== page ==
lysa-85It’s amazing how time flies. Looking back on this past year, I remember how homesick I was at first, until I was truly able to find my place at Williams. This year has been full of discovering not only life as a college student, but who I truly am as an individual.

Although leaving Williams has been bittersweet, I’m excited for summer. I will be interning at two pediatric offices throughout the summer, and working for a local business. I am excited to return to Williams as a sophomore in the fall, and I’m ready start my second year off right, knowing what I know now about college. As this year comes to an end, I’ve reminisced about my own experiences and what truly made my freshman year unforgettable. I’d like to share my top 5 pieces of advice that have truly helped me along during my first year:

  1. Get to know your roommate and others in your residence hall. The people you live with, most of whom are going through similar experiences and emotions, are your main safety net — not only this year, but for all your years. You may change roommates after the first semester or you may stay roommates for all four years — just take the time to get to know your fellow first-year students. I didn’t do this at first, and it made adjusting that much harder for me.
  2. Find the ideal place for you to study. It may be your dorm room or someone where no one can find you in the library, but find a place that works best for you to get your work actually done. It is important to avoid all potential distractions, such as rooms with televisions in them, your roommates, and anywhere facebook and email can be accessed (from my own experiences).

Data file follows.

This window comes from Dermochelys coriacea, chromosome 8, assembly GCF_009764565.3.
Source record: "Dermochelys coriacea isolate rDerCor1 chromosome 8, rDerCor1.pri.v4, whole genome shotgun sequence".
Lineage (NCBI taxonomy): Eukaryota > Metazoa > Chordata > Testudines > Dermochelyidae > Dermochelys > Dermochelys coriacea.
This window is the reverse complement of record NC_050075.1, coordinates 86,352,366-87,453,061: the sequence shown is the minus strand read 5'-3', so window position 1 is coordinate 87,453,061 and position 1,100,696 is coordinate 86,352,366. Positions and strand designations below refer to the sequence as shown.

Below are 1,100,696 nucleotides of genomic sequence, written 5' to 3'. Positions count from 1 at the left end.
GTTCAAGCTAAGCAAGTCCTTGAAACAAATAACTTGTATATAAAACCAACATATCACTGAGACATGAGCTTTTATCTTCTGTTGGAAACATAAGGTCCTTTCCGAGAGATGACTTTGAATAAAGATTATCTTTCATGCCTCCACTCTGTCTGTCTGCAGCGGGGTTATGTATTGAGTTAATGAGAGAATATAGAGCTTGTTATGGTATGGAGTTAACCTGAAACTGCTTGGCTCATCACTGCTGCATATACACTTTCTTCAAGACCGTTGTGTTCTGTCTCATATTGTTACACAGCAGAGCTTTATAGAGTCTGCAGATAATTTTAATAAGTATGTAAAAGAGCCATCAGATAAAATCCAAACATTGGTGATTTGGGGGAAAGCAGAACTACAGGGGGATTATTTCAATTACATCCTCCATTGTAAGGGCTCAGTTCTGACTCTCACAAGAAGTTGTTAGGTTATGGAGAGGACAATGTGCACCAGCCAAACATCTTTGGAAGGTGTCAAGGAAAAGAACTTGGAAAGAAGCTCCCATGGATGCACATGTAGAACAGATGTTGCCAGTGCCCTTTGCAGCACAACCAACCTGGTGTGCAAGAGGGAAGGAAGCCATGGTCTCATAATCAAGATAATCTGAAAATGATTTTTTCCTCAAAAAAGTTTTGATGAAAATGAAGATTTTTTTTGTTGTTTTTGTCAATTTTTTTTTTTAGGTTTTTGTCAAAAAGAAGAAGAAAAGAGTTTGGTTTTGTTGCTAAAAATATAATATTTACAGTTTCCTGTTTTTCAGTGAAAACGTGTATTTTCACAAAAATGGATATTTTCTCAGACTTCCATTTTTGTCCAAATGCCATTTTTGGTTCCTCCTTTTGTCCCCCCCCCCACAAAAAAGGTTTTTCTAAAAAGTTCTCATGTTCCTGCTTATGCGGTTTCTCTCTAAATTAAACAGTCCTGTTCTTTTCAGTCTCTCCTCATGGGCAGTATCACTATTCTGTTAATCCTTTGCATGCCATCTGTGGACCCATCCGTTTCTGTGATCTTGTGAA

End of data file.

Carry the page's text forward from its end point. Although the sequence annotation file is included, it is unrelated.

3. Get Organized. In high school, the teachers tend to lead you through all the homework and due dates. In college, the professors post the assignments (often for the entire semester) and expect you to be prepared. Buy an organizer, a PDA, a big wall calendar — whatever it takes for you to know when assignments are due. I distinctly remember two occasions when I was running across campus to turn in an assignment that was late, which was not a good experience. You cannot procrastinate in college, because eventually you will just have too much work and reading to catch up on that you will have to sacrifice certain assignments for others, which is not a good option!
  4. Go to class. Obvious, right? Maybe, but sleeping in and skipping that 8 am class will be tempting at times. Avoid the temptation. Besides learning the material by attending classes, you’ll also receive vital information from the professors about what to expect on tests, changes in due dates, etc. I even had a professor give me extra credit once for those who attended class; go figure!
  5. Get involved on campus. A big problem for a lot of new students is a combination of homesickness and a feeling of not quite belonging. To avoid this, consider joining some groups, but be careful not to go overboard. You’ll make new friends, learn new skills, and feel more connected to your school in the long run!

MOST IMPORTANTLY, make sure that you are truly in the right place. Some colleges just aren’t for everyone. Maybe you didn’t realize it before, but you do now. That’s okay! Don’t spend four years of your life miserable because you’re too nervous to do anything about it! It’s your life!